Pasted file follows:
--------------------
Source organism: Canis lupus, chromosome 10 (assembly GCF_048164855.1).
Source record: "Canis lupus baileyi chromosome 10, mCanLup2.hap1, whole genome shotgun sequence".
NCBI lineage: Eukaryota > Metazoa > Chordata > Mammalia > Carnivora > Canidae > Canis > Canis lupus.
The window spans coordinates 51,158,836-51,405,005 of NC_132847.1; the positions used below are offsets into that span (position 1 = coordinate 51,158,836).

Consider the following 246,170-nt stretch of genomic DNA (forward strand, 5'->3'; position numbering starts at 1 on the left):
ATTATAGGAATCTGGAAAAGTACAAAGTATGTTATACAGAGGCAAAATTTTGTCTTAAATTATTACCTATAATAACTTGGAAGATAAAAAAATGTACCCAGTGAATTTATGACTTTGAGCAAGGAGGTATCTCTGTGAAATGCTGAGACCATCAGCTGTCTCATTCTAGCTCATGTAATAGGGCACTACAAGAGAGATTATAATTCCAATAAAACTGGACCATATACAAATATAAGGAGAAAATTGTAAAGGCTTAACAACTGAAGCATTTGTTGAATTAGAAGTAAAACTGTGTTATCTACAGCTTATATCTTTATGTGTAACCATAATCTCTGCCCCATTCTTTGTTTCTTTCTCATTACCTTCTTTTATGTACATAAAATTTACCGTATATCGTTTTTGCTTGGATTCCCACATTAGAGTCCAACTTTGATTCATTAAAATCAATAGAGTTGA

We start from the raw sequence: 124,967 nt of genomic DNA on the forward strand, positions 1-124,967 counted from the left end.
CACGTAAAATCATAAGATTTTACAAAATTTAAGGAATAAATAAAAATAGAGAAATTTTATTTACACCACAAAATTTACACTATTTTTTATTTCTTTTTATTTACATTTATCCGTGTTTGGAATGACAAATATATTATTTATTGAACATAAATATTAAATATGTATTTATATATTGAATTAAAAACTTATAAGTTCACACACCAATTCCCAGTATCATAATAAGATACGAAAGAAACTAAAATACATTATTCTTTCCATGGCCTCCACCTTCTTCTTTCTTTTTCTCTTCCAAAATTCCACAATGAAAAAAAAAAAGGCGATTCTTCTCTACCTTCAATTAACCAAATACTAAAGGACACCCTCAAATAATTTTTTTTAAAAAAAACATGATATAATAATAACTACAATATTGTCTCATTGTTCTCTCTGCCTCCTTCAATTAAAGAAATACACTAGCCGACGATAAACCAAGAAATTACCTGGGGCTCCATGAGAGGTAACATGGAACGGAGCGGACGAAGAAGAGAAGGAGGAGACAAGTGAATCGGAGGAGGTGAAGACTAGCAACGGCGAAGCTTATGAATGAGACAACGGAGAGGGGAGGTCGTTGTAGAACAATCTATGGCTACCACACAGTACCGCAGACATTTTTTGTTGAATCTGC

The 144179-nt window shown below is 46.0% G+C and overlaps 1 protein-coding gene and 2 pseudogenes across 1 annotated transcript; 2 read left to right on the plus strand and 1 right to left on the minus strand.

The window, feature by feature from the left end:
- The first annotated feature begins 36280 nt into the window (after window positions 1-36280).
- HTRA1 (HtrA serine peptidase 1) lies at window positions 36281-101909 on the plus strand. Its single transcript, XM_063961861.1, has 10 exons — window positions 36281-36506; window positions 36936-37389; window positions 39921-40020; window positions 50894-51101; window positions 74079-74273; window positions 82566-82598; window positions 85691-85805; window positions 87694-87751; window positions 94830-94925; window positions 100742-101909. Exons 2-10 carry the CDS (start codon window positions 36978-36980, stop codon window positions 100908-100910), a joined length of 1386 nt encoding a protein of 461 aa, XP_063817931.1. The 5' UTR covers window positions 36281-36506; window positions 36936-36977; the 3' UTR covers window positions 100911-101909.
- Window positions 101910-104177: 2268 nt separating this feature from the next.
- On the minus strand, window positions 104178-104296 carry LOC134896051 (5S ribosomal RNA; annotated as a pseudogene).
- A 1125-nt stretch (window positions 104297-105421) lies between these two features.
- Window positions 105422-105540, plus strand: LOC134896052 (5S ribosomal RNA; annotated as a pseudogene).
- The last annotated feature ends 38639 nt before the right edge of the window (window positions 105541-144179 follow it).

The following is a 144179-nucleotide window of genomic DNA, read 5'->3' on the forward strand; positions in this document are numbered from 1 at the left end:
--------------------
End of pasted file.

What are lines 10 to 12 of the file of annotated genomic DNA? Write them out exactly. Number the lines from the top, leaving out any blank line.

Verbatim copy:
The window, feature by feature from the left end:
- The first annotated feature begins 36280 nt into the window (after window positions 1-36280).
- HTRA1 (HtrA serine peptidase 1) lies at window positions 36281-101909 on the plus strand. Its single transcript, XM_063961861.1, has 10 exons — window positions 36281-36506; window positions 36936-37389; window positions 39921-40020; window positions 50894-51101; window positions 74079-74273; window positions 82566-82598; window positions 85691-85805; window positions 87694-87751; window positions 94830-94925; window positions 100742-101909. Exons 2-10 carry the CDS (start codon window positions 36978-36980, stop codon window positions 100908-100910), a joined length of 1386 nt encoding a protein of 461 aa, XP_063817931.1. The 5' UTR covers window positions 36281-36506; window positions 36936-36977; the 3' UTR covers window positions 100911-101909.